The dark secret that forced Walter Rothschild to sell his bird collection

In 1983, his biographer and niece, Miriam Rothschild, published Dear Lord Rothschild, finally bringing to light the hidden passions, demons and (mostly) blackmailers of his uncle. Here’s what you need to know about the events that caused him to part ways with one of his most treasured collections.

Growing up in a menagerie

Life in Victorian England varied depending on your socio-economic background and parental status. Orphans and destitute children worked as shoe shiners and chimney sweeps while the offspring of the middle and upper classes benefited from an idyllic education, sheltered from the ugliness of the world. Those in the highest wealth bracket often engaged in one of the quirky hobbies of the Victorian world, such as creating seaweed scrapbooks or collecting anthropomorphic taxidermies.

seaweed album

Seaweed Album, ca. 1840. Yale Center for British Art, Paul Mellon Fund.

But for a boy with parents of almost infinite means, none of these hobbies would do. So when Mr. and Mrs. Rothschild observed their son’s fascination with the natural world as he roamed the family garden observing insects for hours, they decided to take it to the next level by putting together a veritable zoo of insects. exotic species. Soon the family menagerie at Tring Park in Hertfordshire included cranes, storks, kangaroos, wild horses, zebras, a spiny anteater, emus and a pangolin.

The obsession with animals persisted

Instead of moving beyond his childhood interests, Walter clung firmly to his fascination with the savage realm. Although he spent 15 miserable years working dutifully at New Court, the global headquarters of the Rothschild investment bank, his heart remained with his animals. After early retirement he devoted himself to assembling one of the finest private museums, with living and dead specimens, in the UK.

During his lifetime he employed approximately 400 collectors and acquired specimens from 48 different nations around the world. As the reputation of his collections grew, individuals from various parts of the world sent him unique items, further bolstering his long lists of specimens. Among his most famous collections was an assortment of 144 live giant tortoises from the Galapagos Islands in Ecuador and the island of Aldabra in the Indian Ocean.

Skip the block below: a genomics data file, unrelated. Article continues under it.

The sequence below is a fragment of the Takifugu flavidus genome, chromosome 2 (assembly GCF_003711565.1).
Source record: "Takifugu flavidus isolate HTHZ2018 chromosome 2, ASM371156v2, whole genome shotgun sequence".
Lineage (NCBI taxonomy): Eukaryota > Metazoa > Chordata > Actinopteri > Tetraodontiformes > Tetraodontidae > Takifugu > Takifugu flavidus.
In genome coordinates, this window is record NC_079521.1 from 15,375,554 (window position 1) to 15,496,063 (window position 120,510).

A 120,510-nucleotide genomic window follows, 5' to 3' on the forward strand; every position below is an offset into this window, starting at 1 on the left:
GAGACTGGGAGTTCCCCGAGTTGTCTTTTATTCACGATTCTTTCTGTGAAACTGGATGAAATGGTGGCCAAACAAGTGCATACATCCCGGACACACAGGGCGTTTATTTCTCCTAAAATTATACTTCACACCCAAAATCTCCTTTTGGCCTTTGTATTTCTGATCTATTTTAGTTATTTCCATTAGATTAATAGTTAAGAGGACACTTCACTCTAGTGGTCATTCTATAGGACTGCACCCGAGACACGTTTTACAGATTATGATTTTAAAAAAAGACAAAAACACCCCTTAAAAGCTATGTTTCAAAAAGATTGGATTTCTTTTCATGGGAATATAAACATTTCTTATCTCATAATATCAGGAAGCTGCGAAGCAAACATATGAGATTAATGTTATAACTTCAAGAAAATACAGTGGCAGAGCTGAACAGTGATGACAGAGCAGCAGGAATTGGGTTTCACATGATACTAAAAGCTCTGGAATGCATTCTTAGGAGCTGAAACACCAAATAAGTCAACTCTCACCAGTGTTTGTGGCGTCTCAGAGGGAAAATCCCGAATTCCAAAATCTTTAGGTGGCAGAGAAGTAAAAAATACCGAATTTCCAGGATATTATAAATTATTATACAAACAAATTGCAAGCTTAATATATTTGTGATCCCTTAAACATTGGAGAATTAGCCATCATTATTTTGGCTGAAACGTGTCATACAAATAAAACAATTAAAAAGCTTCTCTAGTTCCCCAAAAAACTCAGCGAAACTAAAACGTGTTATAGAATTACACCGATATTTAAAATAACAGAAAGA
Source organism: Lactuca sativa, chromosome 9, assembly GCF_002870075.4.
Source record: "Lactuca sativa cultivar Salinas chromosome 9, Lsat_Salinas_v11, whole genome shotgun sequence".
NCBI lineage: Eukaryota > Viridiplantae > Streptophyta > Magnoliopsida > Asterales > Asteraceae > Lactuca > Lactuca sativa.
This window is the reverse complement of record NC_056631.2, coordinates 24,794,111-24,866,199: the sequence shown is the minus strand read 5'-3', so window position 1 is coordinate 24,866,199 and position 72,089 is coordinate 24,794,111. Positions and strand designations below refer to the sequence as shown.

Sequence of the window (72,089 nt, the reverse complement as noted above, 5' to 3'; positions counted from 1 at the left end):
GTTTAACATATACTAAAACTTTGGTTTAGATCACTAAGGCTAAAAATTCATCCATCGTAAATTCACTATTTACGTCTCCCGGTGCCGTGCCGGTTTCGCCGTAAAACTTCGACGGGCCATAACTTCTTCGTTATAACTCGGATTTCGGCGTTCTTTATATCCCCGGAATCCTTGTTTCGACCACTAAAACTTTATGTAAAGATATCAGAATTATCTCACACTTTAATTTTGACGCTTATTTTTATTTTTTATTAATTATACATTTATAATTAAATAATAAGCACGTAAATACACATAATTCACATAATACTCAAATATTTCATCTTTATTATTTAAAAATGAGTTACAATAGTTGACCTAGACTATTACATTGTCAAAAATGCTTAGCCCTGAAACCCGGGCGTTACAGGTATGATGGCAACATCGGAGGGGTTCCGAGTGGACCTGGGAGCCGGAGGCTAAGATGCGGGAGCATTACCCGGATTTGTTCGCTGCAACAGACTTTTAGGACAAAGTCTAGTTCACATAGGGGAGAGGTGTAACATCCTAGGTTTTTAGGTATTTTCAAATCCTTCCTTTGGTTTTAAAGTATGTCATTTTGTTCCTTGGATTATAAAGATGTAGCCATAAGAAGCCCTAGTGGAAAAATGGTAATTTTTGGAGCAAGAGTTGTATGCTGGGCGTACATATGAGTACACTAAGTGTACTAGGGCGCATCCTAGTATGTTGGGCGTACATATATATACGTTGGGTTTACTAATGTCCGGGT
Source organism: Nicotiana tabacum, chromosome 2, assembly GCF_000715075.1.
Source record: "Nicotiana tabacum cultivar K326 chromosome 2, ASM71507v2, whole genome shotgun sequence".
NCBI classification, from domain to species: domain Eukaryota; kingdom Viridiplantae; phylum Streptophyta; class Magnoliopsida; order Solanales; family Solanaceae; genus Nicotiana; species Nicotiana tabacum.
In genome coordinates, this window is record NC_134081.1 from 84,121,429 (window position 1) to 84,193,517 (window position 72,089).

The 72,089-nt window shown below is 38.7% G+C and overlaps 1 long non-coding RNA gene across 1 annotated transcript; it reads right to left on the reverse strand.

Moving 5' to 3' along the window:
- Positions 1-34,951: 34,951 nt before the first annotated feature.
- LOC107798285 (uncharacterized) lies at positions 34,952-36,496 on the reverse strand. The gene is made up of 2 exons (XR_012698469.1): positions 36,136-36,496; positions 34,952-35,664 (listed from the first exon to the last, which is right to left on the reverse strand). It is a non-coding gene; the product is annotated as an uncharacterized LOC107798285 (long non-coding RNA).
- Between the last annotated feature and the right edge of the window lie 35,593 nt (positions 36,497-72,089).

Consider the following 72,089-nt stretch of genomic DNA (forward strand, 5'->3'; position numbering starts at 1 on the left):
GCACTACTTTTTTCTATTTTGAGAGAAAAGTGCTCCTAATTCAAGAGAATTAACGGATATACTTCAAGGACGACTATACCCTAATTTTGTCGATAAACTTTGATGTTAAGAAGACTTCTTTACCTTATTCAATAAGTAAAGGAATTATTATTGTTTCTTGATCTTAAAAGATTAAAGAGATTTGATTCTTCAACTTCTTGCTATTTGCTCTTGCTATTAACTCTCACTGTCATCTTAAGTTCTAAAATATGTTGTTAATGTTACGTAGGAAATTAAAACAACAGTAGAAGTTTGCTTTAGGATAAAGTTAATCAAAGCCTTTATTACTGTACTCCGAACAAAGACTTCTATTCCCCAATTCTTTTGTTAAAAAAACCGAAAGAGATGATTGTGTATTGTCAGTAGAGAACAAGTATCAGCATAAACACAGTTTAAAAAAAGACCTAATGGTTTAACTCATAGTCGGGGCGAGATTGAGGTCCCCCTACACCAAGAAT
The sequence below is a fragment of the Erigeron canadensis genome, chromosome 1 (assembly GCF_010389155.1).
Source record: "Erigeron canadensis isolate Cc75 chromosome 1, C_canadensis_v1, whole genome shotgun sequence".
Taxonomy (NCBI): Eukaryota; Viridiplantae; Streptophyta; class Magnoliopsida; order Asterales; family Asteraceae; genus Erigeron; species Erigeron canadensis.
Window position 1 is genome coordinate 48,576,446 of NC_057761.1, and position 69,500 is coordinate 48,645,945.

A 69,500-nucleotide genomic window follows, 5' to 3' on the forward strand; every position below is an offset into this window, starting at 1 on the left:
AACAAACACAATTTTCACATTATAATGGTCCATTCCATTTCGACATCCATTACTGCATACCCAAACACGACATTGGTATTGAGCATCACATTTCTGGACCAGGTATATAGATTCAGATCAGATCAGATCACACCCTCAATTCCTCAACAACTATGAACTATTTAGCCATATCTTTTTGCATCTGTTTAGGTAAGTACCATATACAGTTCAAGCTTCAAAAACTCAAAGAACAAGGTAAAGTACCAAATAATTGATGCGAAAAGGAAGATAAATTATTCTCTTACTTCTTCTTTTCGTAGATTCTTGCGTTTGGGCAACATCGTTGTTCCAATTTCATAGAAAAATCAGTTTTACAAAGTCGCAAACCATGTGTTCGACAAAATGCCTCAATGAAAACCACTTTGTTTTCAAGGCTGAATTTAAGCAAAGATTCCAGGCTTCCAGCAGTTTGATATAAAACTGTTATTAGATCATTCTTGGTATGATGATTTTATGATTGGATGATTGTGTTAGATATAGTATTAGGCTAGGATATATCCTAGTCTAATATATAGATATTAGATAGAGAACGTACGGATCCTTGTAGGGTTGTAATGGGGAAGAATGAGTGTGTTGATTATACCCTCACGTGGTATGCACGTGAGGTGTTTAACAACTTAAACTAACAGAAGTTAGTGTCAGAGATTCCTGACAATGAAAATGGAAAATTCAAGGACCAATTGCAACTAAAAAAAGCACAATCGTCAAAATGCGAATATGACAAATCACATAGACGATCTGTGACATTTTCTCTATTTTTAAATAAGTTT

Not only did Walter want to increase his collection, he wanted to preserve these incredible animals for future generations by protecting them from hunting and the likelihood of extinction in their original habitats. At one point he even leased Aldabra Island for a decade to ban hunting and the decline of local giant tortoise populations.

An extraordinary collector

Walter collected an impressive 2,000 mounted animals and 2,000 mounted birds in his lifetime. He also had a collection of butterflies and moths in the millions and had 300,000 more bird skins. Additionally, he amassed 200,000 bird eggs and 30,000 books on natural history topics.

As for its living specimens, we’ve already talked about its 144 giant tortoises, but the collections don’t stop there. He also domesticated and trained four zebras to pull a horse-drawn carriage and was even invited to take it up the steps of Buckingham Palace. Additionally, he kept 64 live cassowaries, a giant flightless bird found in New Guinea and Australia.

Each cassowary had its portrait done in watercolor by the artist Frederick William Frohawk, and after their death they were carefully stuffed and preserved. Interestingly, he refused to part with his beloved cassowaries during the cheap sale of his ornithological collection to the American Museum of Natural History.

Dark secrets conspired

But despite the animal fun, Walter had skeletons hidden in his closet. And they refused to shut up or be silent without money – a lot. For over 40 years, Walter was blackmailed over large sums of money and a significant part of his life’s work. Who blackmailed? Two brilliant, beautiful and daring women who became his mistresses: Lizzie Ritchie and budding actress Marie Fredensen. He met both women at the same party hosted by King Edward VII, and they would cause him decades of turmoil and worry.

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A reputation for shyness didn’t stop Walter from continuing with the two women simultaneously, settling each in a separate apartment and doing his best so that they never discovered each other. Of course, secrets have a way of being uncovered, and once Lizzie found out about Marie, all hell broke loose. Lizzie tried to contact Walter’s mother and put so much pressure on him that his younger brother Charles had to step in.

Charles negotiated terms with each woman, buying them off with money and bribes. But the blackmail didn’t stop there. It turns out that a third lover and her husband had been blackmailing Walter for four decades, and they were the ones who finally forced him to sell his bird collection.

Miriam Rothschild describes these events with aplomb in her biography, but she never gives the name of the third mistress. However, she notes that the woman is “charming, witty, aristocratic and ruthless”. Unfortunately for Walter, he never understood that when it came to mistresses looking for money, the birds of a feather flock together.

By Engrid Barnett, contributor for


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